Don't get Hooked!

According to an article published by the research firm Gartner Inc., Internet users will give 2.8 billion dollars to Internet thieves in 2006! Through the practice known as "phishing" unwary users will lose an average of $1,244 each time they fall for on-line fraud and users who are taken in by phishing scams are less likely to recover their money. In 2005, 80% of victims got their money back. This year, that number dropped to 54%. Gartner estimates that 3.5 million Americans will give up sensitive information to phishers in 2006 -- up from an estimated 1.9 million last year.

What is phishing? Simply put it is electronic scamming. The phisher fools you into divulging private identifying information or convinces you to send money. These scam artists have become very sophisticated. They create very convincing e-mails connected to fake web sites that look identical to the original. For example: you receive an e-mail that looks like an official letter from your bank. It has the bank's logo, address, and very official language stating that the bank needs to "verify" your account information. "There is a problem and we may close your account!" Just click on the convenient website link and fill out the online form. When you click, you are taken to a very official web site. The scam artists have actually copied the bank's own site. When you arrive you are asked to fill out a form with your bank account number, birth date, password, SSN, etc. When you click OK you are told everything is now fine. Fine that is for the thief. He can now logon to your bank account and withdraw all your hard earned money!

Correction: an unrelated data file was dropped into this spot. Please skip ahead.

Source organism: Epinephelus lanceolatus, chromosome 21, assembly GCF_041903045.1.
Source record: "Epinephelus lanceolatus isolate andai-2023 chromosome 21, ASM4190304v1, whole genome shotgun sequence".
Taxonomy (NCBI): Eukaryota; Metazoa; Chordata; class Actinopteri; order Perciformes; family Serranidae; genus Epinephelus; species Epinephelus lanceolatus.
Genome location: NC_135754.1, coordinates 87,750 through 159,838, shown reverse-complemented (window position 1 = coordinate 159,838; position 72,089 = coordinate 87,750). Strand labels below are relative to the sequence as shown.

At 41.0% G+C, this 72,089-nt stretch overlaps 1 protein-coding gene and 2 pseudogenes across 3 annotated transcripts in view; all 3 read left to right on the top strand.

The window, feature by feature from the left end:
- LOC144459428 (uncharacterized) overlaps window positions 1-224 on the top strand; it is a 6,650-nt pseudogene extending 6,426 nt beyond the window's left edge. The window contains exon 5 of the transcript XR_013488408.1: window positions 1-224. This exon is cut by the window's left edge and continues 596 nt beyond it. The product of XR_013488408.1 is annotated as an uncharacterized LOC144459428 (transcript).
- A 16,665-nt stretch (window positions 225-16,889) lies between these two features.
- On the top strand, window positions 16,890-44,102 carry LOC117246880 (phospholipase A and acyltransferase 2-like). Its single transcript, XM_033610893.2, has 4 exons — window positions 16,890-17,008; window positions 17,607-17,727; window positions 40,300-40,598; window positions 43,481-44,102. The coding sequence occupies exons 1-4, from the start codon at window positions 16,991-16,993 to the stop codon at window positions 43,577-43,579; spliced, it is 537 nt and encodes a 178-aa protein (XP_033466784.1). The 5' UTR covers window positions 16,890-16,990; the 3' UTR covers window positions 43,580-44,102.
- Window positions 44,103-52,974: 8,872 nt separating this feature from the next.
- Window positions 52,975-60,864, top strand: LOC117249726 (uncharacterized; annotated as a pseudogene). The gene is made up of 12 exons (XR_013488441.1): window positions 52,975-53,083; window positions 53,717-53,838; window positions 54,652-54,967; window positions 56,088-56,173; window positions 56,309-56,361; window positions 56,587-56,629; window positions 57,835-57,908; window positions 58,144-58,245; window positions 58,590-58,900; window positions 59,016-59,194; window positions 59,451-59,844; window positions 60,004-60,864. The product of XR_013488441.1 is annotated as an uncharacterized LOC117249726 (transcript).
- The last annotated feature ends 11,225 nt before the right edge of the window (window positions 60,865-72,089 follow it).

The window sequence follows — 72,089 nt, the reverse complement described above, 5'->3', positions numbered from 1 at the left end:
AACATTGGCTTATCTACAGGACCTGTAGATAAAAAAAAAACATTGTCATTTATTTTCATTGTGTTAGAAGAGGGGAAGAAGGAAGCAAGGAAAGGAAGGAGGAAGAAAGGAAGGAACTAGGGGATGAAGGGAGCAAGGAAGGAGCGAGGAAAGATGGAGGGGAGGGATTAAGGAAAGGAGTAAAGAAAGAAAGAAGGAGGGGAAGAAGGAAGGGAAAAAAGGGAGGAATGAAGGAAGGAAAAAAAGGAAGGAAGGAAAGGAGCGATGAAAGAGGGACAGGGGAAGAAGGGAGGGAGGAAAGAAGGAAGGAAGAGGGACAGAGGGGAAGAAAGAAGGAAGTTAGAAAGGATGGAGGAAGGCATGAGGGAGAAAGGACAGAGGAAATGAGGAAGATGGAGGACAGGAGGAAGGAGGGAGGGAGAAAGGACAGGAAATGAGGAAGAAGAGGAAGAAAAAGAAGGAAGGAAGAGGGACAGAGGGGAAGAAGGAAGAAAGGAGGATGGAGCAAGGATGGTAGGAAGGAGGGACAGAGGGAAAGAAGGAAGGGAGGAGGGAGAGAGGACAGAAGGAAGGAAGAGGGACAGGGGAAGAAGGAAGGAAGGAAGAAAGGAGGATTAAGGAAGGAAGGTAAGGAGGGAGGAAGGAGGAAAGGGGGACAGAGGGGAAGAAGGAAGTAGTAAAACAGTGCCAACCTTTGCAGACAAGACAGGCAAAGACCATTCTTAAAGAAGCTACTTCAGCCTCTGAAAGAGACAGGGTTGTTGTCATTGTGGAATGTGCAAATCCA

It gets worse. Phishing is now being done with Instant Messaging (IM), text messaging on cell phones, and even old fashioned phone calls. Phishing attempts come as fraudulent messages from on-line stores, on-line auction houses, county, state, and federal governments. Currently Microsoft is taking legal action against 100 phishing gangs based in Europe, the Middle East and Africa! These gangs make money in many different ways. Some use the login information to steal money directly from accounts; others sell the data to those that can use it and some conmen get money for every PC they infect with ad-ware.

Quick Tip-Bit: Verify all requests for private information before giving any web-site personal data. Banks, stores, governments and corporations never ask for private information. They will only ask for information after you have requested a new account or asked to edit your information. You came to them first not the other way around.

If you have any questions please call Dean Hancy.

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